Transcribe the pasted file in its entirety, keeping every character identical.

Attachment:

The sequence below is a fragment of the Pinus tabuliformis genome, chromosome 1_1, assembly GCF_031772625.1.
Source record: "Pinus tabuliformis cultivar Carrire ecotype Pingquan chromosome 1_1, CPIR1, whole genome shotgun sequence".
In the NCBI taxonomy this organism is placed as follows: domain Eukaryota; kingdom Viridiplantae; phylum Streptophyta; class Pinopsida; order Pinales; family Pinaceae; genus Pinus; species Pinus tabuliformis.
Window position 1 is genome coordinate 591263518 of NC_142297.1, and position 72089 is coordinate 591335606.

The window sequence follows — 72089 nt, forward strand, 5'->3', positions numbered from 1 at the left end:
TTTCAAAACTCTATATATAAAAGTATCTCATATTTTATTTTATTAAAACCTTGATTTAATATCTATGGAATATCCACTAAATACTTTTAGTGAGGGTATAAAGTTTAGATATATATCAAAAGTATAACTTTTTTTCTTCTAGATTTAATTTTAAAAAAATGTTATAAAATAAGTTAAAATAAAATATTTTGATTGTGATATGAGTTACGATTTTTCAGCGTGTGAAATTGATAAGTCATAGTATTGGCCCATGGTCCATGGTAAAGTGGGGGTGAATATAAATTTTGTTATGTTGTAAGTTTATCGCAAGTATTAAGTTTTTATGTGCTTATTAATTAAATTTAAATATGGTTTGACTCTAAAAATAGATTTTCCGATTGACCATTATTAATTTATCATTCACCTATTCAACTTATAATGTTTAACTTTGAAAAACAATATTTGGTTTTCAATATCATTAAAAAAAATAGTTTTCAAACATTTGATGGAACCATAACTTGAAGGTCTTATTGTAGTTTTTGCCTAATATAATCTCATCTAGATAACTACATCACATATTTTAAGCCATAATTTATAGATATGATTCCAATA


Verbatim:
The sequence below is a fragment of the Pinus tabuliformis genome, chromosome 1_1, assembly GCF_031772625.1.
Source record: "Pinus tabuliformis cultivar Carrire ecotype Pingquan chromosome 1_1, CPIR1, whole genome shotgun sequence".
In the NCBI taxonomy this organism is placed as follows: domain Eukaryota; kingdom Viridiplantae; phylum Streptophyta; class Pinopsida; order Pinales; family Pinaceae; genus Pinus; species Pinus tabuliformis.
Window position 1 is genome coordinate 591263518 of NC_142297.1, and position 72089 is coordinate 591335606.

The window sequence follows — 72089 nt, forward strand, 5'->3', positions numbered from 1 at the left end:
TTTCAAAACTCTATATATAAAAGTATCTCATATTTTATTTTATTAAAACCTTGATTTAATATCTATGGAATATCCACTAAATACTTTTAGTGAGGGTATAAAGTTTAGATATATATCAAAAGTATAACTTTTTTTCTTCTAGATTTAATTTTAAAAAAATGTTATAAAATAAGTTAAAATAAAATATTTTGATTGTGATATGAGTTACGATTTTTCAGCGTGTGAAATTGATAAGTCATAGTATTGGCCCATGGTCCATGGTAAAGTGGGGGTGAATATAAATTTTGTTATGTTGTAAGTTTATCGCAAGTATTAAGTTTTTATGTGCTTATTAATTAAATTTAAATATGGTTTGACTCTAAAAATAGATTTTCCGATTGACCATTATTAATTTATCATTCACCTATTCAACTTATAATGTTTAACTTTGAAAAACAATATTTGGTTTTCAATATCATTAAAAAAAATAGTTTTCAAACATTTGATGGAACCATAACTTGAAGGTCTTATTGTAGTTTTTGCCTAATATAATCTCATCTAGATAACTACATCACATATTTTAAGCCATAATTTATAGATATGATTCCAATA